and Spiritual Recycling
Trigger Warning: this article contains unflattering references to the hallowed institution of recycling. If you manage to stick it out until the end, you will hopefully enjoy its happy ending.
I was raised in the (80s and) 90s. We were heavily brainwashed to reduce, reuse & recycle through government-sponsored programs in school assemblies and on TV. This was done not in an aggressively guilting way as has become popular in certain circles in recent years, but rather, in a positive, idealistic, you-can-do-it kind of way. As a result, I continue to try to fish out mistakenly-chucked-out plastic, glass and cardboard out of our garbage can, wash greasy plasticware, and stuff it all into our blue bin, which is always overflowing on the momentous day that is recycling day (which is once every two weeks, if we’re lucky!).
I continue to do this even after a harrowing recycling experience that happened to me last year, which I will share with you here.
We had just moved to Florida, and had tons of cardboard boxes from the move. I folded everything nicely, but the recycling people didn’t pick it up. I called to figure out why not, and was told that it was too much for them to haul, but if I “really cared,” I could take it myself to the “recycling center.” I asked for the address, loaded our minivan, and shlepped the stuff over there, driving for nearly 30 minutes to get there, all the while feeling like I was doing a kind-of pseudo-mitzvah (which is precisely the feeling those 1990’s government programs were hoping to engender in our impressionable minds).
Upon arriving at the facility, I was asked by the lady at the gate to prove my residency in the county with a copy of my lease, which I did. It all felt quite official (as much as a dump can feel official). As she was corroborating my identity and eligibility, I noticed the car in front of me was hauling old furniture and other junk, which were clearly not recyclable. I asked the lady to please point me towards which one of the huge dumpsters was for recycling. She dryly responded, “it doesn’t matter.” Puzzled, I tried to clarify what I thought was a reasonable question. She said, “it makes no difference — it’s all going to the same place.”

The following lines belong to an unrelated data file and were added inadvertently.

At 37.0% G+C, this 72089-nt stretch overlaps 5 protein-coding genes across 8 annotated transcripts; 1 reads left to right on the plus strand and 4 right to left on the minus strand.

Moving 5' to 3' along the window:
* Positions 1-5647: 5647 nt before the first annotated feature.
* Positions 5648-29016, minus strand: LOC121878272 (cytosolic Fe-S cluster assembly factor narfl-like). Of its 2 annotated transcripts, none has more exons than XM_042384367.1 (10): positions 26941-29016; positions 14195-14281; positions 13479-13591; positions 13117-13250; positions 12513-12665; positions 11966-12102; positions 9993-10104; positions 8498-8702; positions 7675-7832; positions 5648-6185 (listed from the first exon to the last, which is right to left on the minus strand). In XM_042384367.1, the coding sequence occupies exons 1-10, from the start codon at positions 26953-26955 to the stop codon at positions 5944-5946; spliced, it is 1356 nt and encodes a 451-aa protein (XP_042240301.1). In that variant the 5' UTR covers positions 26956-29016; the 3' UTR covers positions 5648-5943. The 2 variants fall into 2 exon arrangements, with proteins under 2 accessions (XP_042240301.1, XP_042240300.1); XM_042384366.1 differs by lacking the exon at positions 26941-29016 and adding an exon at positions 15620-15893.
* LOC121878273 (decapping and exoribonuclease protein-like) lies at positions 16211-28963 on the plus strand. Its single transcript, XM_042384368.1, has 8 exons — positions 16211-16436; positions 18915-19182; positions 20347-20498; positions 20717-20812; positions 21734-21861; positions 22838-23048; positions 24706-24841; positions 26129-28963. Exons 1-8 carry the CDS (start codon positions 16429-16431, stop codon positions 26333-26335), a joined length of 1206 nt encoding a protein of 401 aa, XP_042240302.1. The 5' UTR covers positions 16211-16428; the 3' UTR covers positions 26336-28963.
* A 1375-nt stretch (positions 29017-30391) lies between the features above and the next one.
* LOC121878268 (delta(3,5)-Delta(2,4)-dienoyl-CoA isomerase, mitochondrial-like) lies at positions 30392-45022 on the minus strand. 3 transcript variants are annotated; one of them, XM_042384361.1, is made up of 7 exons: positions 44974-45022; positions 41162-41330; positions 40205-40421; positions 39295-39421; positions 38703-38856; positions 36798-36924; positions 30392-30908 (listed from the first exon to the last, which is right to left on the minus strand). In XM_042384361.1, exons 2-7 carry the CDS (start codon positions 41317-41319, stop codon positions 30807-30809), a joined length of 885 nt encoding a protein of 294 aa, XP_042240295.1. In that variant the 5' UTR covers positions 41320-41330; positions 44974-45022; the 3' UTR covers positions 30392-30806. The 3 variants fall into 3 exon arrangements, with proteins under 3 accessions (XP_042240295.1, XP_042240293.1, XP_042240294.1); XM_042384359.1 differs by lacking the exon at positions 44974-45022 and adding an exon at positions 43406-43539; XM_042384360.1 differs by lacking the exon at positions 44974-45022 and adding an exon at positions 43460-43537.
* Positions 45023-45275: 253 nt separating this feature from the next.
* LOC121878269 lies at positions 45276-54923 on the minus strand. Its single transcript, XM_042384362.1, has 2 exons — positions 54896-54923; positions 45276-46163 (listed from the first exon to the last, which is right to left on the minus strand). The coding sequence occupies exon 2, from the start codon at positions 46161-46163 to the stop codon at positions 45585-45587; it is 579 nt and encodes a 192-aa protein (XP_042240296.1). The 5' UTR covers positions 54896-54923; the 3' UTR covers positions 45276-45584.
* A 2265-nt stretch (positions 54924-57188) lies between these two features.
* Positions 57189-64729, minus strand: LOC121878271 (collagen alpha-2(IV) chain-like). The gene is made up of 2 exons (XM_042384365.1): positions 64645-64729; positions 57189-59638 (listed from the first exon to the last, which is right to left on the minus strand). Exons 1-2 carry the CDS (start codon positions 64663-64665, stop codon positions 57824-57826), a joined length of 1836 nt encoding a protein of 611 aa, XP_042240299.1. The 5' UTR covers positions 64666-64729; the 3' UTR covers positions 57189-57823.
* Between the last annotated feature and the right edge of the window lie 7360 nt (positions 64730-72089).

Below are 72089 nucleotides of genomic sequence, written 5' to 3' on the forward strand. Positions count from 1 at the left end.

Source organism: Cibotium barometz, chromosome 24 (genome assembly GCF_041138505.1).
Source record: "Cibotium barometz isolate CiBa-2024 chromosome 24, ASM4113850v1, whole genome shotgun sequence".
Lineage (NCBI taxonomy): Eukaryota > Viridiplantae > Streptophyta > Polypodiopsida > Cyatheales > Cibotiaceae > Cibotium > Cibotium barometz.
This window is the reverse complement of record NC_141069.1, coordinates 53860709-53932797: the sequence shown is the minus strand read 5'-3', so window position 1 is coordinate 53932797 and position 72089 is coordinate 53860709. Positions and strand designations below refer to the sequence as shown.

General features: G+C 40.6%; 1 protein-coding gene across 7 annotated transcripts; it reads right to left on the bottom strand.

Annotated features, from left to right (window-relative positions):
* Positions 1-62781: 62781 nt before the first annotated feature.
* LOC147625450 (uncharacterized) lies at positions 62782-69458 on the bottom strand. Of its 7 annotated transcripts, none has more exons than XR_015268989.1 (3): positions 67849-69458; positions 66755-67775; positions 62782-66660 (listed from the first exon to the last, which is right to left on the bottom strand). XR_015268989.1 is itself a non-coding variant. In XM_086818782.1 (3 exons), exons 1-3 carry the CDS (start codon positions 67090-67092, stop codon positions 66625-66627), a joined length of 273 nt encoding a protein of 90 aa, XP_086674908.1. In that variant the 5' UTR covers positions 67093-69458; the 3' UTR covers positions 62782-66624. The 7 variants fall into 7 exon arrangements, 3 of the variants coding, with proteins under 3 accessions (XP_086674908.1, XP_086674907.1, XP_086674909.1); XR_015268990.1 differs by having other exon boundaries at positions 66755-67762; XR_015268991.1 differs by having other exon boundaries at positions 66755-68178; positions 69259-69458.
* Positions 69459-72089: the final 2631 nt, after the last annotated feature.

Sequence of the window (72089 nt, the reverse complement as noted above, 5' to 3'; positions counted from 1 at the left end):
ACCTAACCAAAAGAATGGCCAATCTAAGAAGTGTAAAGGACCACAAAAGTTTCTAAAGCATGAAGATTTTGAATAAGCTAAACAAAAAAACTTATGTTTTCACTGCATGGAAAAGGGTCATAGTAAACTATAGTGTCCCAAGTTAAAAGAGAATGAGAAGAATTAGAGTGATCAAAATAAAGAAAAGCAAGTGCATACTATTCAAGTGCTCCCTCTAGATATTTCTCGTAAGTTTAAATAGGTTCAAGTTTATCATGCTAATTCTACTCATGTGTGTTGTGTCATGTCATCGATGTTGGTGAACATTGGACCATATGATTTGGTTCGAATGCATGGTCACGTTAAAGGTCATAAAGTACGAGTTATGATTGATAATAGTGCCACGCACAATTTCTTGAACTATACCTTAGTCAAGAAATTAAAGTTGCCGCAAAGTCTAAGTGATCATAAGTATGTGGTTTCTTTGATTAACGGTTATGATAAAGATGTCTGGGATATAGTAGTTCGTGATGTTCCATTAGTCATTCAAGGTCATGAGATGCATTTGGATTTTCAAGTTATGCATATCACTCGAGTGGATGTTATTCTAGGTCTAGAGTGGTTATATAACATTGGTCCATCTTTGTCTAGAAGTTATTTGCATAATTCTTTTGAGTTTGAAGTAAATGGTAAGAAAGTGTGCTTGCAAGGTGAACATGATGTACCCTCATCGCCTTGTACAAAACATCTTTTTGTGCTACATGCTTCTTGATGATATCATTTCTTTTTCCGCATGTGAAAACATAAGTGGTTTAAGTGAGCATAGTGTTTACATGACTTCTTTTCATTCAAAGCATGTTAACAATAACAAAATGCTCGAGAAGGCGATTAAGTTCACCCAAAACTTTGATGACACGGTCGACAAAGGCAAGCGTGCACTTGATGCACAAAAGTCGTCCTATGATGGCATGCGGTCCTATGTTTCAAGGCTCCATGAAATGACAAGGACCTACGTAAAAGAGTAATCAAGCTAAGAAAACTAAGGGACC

Perplexed, disappointed, and feeling lied-to, I backed the minivan to the dump’s edge, got out, and peered below. I then somewhat sadly proceeded to drop my carefully-folded cardboard onto the indiscriminate pile of busted sofas, household garbage, and scattered recyclables below.
I drove home, soul-searching for meaning in recycling in the face of heavy disenchantment.
You may be wondering if I still recycle after this experience?
Please let me share with you how I came to look at my practice of recycling in case you find it helpful,1 and why I believe this perspective is particularly resonant this time of year, especially during the holiday of Sukkot (which starts at sunset tonight, Monday night, and lasts one week).
Even if the whole thing weren’t a sham,2 every recycler must contend with the fact that the impact of any one plastic bottle or cardboard box, or even the aggregate impact of a single person on the global environment is negligible.
Torah trains those who practice mitzvot to generally think first in terms of the intrinsic impact of the action on the one performing the action, and second, in terms of the impact beyond the person.3
Whether or not we as a civilization have figured out how to recycle in an efficient way can be thought of independently from whether or not the act of recycling is beneficial to the one who practices it.
Let’s explore one of the reason why.
Jews throughout history have often been accused of being “cheap.”
At least in modern U.S. history, this is demonstrably untrue. Jewish Americans lead the country in per capita donations to charitable causes.
I believe that the correct understanding of the Jewish mindset is not that we are cheap, but rather that we are generally “economical.”
Our culture abhors waste.
This is, of course, in part, a function of being a community of recently persecuted immigrants who arrived on these shores with not much more than the shirts on our backs.
But I’d like to claim that our allergic reaction to waste runs deeper.
I believe that our outlook stems from the same mentality that insists that every sentence, every word, and every letter in the Torah is essential — loaded with irreplaceable meaning. This is a corollary of our belief in its Divinity. A document written by human beings will always have a least some fat and flourish that can be trimmed off — a line here, a word there. Humans often produce things on whims, cut corners, and can only think things through until a certain limit. But if indeed a document were truly composed by God — whatever that would look like — there’s simply no reason to think that there should be even a single drop of ink that would be spilled in vain.